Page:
Cuban political dissident to receive 2024 International Women of Courage award by US government

Cuban political dissident to receive 2024 International Women of Courage award by US government

HAVANA– Martha Beatriz Roque Cabello, a veteran Cuban dissident who never left the island despite being twice imprisoned and accused of being a US agent, will receive the 2024 International Women of Courage Award, the US State Department said Friday.

Roque, 78, who has protested her country’s one-party model for decades, said she will not be able to receive the award in person because she has been “regulated” since 2018, meaning she is not allowed to leave the island and cannot obtain permission get a passport.


“I am very happy with this award. I am grateful to the U.S. Embassy in Cuba that submitted this proposal,” Roque recently told The Associated Press at the home of a U.S. official on the island. “At least it’s a way to say, ‘You worked for Cuban democracy for 35 years.’”

The IWOC Award, now in its 18th year, recognizes women from around the world who have “shown exceptional courage, strength and leadership in advocating for peace, justice, human rights, gender equality and equality,” according to the U.S. Department of Foreign Affairs.

An economist by profession, Roque worked for the Cuban government before a political rift that attracted international attention in 1997, when she and three other Cubans – Félix Bonne, René Gómez Manzano and Vladimiro Roca – founded the Internal Dissidence Working Group and signed an agreement signed. declaration entitled “The Homeland Belongs to Everyone”, calling for political and economic openness.

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The so-called “Group of Four” ended up in court and Roque was sentenced to three and a half years in prison on charges of attacking state security and sedition. She was released in May 2000, but continued her activism and founded The Assembly to Promote Civil Society in 2002.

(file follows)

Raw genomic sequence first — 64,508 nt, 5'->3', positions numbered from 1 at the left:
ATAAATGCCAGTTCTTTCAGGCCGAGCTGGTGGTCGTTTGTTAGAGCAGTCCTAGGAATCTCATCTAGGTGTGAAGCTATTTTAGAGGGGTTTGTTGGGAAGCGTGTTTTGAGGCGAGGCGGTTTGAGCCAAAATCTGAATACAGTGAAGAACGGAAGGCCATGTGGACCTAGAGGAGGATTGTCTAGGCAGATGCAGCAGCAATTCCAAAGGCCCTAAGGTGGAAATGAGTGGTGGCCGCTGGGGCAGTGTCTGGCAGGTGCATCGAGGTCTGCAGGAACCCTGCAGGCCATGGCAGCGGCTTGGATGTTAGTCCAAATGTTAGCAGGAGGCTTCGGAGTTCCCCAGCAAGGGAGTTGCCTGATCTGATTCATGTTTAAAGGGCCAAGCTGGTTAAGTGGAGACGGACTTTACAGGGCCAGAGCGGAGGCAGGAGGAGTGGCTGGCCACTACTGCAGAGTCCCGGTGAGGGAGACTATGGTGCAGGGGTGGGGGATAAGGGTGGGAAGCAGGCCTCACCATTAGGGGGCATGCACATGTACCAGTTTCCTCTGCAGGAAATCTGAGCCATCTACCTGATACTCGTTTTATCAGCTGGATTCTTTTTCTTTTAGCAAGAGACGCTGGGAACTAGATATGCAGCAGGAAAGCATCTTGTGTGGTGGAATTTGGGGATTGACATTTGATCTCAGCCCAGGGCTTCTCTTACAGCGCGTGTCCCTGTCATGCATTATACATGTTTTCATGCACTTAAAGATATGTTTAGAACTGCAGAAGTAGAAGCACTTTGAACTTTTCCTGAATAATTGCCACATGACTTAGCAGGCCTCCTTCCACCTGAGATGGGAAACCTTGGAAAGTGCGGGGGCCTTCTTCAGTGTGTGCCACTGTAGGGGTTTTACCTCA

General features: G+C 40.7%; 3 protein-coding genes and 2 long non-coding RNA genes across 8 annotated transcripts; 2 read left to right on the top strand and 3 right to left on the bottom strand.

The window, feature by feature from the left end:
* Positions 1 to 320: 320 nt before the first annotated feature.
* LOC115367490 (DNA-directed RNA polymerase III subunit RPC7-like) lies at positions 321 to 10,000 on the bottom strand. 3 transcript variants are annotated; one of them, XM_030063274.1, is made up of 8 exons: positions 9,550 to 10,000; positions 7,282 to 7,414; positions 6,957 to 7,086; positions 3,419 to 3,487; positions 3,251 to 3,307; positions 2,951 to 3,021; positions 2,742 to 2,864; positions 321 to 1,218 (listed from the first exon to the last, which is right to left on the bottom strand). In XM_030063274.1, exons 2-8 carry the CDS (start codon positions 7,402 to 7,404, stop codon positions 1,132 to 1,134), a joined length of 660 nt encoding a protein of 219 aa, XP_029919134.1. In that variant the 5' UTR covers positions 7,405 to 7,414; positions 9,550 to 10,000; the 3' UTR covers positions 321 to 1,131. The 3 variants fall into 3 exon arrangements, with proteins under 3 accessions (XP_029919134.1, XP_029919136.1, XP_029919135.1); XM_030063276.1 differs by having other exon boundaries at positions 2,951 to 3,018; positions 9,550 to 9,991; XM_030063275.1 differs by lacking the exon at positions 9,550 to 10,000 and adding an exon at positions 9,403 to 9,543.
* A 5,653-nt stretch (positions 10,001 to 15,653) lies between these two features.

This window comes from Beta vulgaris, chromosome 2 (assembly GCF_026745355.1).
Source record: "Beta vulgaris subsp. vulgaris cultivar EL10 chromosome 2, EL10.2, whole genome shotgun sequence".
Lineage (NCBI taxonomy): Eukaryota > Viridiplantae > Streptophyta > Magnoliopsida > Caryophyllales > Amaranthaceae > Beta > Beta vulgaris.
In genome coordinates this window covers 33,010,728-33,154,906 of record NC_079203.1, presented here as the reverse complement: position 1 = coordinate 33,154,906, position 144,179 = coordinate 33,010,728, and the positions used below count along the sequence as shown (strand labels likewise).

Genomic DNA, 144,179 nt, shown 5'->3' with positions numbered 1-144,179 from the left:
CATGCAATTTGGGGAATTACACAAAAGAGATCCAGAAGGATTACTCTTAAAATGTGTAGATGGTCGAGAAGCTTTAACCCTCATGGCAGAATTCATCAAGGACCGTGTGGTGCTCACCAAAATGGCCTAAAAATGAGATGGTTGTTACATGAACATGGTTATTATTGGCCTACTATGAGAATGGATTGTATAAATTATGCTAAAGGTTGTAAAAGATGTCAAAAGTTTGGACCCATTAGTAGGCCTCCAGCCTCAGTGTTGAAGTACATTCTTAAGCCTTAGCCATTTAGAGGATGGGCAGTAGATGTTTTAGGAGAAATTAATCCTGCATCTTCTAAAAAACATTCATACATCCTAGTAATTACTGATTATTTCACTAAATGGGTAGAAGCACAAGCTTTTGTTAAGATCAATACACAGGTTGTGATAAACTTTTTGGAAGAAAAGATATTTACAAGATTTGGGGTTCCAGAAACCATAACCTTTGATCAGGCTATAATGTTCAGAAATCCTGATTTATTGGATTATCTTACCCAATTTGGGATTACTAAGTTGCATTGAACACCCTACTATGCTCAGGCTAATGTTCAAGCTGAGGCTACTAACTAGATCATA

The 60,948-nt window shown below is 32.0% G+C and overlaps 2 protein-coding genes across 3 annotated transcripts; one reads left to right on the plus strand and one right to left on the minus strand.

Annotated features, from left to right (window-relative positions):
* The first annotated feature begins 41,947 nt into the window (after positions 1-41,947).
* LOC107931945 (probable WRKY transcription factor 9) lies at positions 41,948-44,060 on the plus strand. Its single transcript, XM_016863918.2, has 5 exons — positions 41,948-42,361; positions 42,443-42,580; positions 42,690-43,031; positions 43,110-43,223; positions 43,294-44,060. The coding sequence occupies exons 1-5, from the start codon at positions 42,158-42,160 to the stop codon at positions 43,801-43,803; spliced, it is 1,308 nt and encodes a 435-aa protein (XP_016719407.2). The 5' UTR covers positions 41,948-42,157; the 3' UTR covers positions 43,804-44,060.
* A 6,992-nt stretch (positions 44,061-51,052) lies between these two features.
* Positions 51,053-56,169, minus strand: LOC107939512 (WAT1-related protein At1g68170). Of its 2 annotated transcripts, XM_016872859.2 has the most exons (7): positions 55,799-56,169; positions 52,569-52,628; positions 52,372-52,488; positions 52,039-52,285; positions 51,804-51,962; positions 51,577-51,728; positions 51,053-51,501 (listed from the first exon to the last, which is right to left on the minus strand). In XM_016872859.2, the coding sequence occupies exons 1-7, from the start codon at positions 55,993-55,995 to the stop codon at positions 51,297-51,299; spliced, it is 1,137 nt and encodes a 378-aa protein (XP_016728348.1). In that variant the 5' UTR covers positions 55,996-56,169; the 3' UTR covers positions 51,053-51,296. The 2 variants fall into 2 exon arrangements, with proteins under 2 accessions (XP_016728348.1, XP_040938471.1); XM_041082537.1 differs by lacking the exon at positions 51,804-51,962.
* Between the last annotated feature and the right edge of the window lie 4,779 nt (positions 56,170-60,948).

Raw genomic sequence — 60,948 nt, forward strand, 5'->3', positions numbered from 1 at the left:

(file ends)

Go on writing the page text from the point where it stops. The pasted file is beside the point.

In March 2003, Roque was the only woman arrested – among 75 people – during a roundup of dissidents accused by the government of accepting funding from the US government and interest groups.

She received a 20-year prison sentence in a trial in which the strongest witness against her was her own assistant, Aleida Godínez, who subsequently identified herself as a government security agent. In July 2004, Roque was released on medical grounds but not acquitted.

The European Union and organizations such as Amnesty International pushed for the release of the 75 prisoners who were eventually freed – the last in 2011 – under an agreement brokered by the Roman Catholic Church and the Spanish government. Many went into exile with their families.

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Today, out of public view, Roque says she regrets that the island’s record migration is preventing the creation of a real opposition, saying her legacy as a veteran dissident is precisely staying in the country.

“As part of the old opposition, we are going to leave an example because not everyone (the dissidents) left, but almost everyone went to prison,” she said.

Roque also expressed regret over some of the radical comments she made during her life as a dissident, such as saying she did not care if the US invaded Cuba to overthrow the government.

“I am not the person I was 15 or 20 years ago … and my experience would prevent me from saying things I said in the past,” Roque told the AP. “I am convinced that the solution for the Cuban people lies here, in their own country, just as other countries have come to solve their dictatorial problem.”


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